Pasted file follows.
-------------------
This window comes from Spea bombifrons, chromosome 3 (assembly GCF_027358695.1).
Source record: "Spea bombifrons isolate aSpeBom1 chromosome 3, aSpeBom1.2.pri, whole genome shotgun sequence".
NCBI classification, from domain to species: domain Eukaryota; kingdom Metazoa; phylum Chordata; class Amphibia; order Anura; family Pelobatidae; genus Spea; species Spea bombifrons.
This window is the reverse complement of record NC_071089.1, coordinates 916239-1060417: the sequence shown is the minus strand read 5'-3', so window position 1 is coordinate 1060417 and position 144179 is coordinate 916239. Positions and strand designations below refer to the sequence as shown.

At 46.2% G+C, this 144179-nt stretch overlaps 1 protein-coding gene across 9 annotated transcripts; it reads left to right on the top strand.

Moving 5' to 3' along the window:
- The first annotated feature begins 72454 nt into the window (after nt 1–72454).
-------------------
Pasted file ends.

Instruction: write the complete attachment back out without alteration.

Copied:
This window comes from Spea bombifrons, chromosome 3 (assembly GCF_027358695.1).
Source record: "Spea bombifrons isolate aSpeBom1 chromosome 3, aSpeBom1.2.pri, whole genome shotgun sequence".
NCBI classification, from domain to species: domain Eukaryota; kingdom Metazoa; phylum Chordata; class Amphibia; order Anura; family Pelobatidae; genus Spea; species Spea bombifrons.
This window is the reverse complement of record NC_071089.1, coordinates 916239-1060417: the sequence shown is the minus strand read 5'-3', so window position 1 is coordinate 1060417 and position 144179 is coordinate 916239. Positions and strand designations below refer to the sequence as shown.

At 46.2% G+C, this 144179-nt stretch overlaps 1 protein-coding gene across 9 annotated transcripts; it reads left to right on the top strand.

Moving 5' to 3' along the window:
- The first annotated feature begins 72454 nt into the window (after nt 1–72454).